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Office Security: Focus on Employees, Not Just Digital Safeguards

Posted July 07, 2016 by Lynn Brown

office security policy best practices

Did you know that hitting ‘print’ or jotting down confidential information is one of the most common office security mistakes that employees make? Confidential data on an office print tray or a sticky note can be easily seen – and stolen – by an office visitor or inside fraudster.

Unfortunately, this scenario happens more often than you think.

  • A 2015 SANS Institute survey showed that negligent employees accounted for the majority of concerns that companies had about insider threats – more than malicious employees, and all contractors, clients, partners and other affiliates combined.
     
  • In a CompTIA survey, human error accounted for 52% of root causes of security breaches while technology errors accounted for 48%.
     
  • In earlier Intralinks and Ponemon research, 61% of respondents didn’t follow policy on document deletion; they often didn’t delete confidential documents, used personal storage and file sharing apps for company information, and accidentally forwarded documents to the wrong individuals.

While the weight of technology in safeguarding confidential information seems to get all the headlines, it’s important to remember that employees are an important line of defense too.

Here’s how an organization can help their employees become better at protecting confidential data.

Culture of security. Create a strategy that encourages everyone to commit to a culture that prioritizes and values information security. Have a comprehensive office security policy, designate a Security Ambassador, and embed security into the workplace with policies such as a Clean Desk Policy. It directs everyone to clear their desks and lock documents away when they are away from their work area.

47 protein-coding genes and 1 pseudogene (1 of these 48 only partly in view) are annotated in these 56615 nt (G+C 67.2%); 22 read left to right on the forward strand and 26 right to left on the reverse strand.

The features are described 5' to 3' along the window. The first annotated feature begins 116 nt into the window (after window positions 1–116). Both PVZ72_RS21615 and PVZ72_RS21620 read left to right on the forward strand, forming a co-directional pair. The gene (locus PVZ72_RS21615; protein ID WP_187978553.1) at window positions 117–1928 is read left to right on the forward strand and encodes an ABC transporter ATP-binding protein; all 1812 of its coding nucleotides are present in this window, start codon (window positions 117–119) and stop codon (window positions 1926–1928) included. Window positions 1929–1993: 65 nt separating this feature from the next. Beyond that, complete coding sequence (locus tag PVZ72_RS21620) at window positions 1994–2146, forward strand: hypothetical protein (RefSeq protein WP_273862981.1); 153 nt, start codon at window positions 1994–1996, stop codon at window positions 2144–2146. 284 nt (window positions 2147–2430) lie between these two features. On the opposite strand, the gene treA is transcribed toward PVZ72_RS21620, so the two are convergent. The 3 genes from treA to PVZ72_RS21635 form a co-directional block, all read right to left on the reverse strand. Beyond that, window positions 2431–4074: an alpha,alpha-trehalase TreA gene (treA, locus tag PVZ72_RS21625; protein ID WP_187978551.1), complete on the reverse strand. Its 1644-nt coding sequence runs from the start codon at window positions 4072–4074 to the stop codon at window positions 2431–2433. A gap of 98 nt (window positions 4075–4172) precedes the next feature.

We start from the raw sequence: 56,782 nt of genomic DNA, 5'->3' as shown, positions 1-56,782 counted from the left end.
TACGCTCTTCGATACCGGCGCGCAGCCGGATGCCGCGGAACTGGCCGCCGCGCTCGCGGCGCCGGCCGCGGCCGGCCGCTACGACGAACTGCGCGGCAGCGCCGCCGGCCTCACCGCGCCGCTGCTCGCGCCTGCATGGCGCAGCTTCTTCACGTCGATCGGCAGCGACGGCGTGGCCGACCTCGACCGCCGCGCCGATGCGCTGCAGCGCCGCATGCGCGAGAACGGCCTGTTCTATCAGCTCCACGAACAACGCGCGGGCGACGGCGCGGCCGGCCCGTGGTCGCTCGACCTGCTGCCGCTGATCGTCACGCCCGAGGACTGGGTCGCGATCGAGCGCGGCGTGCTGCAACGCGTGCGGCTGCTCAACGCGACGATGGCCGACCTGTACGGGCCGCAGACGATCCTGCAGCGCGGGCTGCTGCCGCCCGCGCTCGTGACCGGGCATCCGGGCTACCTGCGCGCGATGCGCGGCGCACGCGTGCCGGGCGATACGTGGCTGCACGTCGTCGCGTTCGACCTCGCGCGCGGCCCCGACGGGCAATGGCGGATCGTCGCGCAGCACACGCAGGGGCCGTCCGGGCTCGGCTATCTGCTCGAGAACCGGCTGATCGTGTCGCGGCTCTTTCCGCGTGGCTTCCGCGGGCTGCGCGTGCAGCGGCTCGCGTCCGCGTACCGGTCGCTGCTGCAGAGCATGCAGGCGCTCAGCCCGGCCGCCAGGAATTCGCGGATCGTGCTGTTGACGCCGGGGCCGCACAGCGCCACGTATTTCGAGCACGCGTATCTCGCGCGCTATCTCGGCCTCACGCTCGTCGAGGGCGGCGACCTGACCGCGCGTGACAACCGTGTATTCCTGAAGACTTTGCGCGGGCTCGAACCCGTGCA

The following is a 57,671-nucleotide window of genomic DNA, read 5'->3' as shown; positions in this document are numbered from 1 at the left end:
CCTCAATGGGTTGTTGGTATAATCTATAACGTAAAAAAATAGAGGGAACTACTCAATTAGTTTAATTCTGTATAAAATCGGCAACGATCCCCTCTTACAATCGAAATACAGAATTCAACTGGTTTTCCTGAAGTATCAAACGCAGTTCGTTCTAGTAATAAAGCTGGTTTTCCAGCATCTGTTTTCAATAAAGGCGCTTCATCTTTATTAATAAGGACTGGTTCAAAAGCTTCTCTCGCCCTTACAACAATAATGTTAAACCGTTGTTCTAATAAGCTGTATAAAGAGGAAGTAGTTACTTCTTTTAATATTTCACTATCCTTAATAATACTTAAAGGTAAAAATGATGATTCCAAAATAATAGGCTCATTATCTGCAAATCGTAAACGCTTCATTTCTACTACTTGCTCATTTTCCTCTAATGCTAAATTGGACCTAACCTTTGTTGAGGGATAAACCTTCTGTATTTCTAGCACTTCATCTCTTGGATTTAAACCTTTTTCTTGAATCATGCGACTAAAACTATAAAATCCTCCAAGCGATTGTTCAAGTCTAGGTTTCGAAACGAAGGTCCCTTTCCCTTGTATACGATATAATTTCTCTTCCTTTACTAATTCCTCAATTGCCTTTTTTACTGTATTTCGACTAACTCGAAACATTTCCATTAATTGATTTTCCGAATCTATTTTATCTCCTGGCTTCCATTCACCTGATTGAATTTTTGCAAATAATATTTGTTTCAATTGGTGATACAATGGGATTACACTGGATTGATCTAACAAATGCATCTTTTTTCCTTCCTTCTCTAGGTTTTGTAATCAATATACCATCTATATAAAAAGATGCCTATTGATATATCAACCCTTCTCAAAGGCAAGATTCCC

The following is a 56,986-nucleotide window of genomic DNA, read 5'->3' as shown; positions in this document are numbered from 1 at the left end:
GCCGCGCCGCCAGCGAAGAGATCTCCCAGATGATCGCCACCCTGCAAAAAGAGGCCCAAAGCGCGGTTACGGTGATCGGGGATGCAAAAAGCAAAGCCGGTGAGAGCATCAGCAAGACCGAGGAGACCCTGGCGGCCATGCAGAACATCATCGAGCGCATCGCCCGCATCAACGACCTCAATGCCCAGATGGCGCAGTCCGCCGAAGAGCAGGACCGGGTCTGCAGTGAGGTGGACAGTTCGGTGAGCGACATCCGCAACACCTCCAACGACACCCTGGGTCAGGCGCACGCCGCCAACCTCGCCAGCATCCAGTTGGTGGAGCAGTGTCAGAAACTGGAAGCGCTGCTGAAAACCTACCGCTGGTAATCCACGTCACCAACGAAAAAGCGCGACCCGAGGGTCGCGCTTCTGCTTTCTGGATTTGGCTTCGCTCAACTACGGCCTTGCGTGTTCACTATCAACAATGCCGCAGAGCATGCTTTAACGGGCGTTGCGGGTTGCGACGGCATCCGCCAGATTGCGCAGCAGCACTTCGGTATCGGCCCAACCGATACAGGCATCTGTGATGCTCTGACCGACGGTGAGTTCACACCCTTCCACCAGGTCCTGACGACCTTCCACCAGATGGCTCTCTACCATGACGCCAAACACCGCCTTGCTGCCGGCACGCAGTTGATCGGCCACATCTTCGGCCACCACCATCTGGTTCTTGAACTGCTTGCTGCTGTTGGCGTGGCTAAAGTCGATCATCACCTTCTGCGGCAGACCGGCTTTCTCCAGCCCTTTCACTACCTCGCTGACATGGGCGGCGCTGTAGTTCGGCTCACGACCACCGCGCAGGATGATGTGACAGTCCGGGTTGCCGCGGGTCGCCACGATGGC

On-going education. Teach employees about information security best practices in and out of the workplace. Training should be informative and practical. For example, alert employees to cyber security scams such as phishing – and teach them not to open suspicious emails or attachments. In the SANS survey, 51% of respondents said lack of training was limiting their ability to deal with insider threats.

Printing station etiquette. According to Ponemon, more than 50% of companies ignore printers in end-point security – even though nearly 90% of enterprises have had at least one data breach through unsecured printing. The 2016 State of the Industry Report from Shred-it recommends implementing a best practices standard for printing confidential information. Don’t leave documents unattended at a shared printing station; also, use passwords for printing jobs.

Secure disposal process. Partner with a recognized document shredding company that has a secure chain of custody and provides locked consoles for documents that are no longer needed. Also, simplify document handling, reduce employee error, and enforce security policy with a Shred-it all Policy so that all documents are securely shredded and destroyed when no longer needed.  

Reminders. Provide regular security awareness reminders in employee communications such as e-newletters and special events. Also, use Reminder Posters. Shred-it resources include a ‘Do you have all your printed material?’ poster for the printer station, and a ‘STOP! That should be shredded’ poster.

Reduce the risk of office fraud by knowing where it is most likely to strike.


Let Shred-it help keep your workplace secure.

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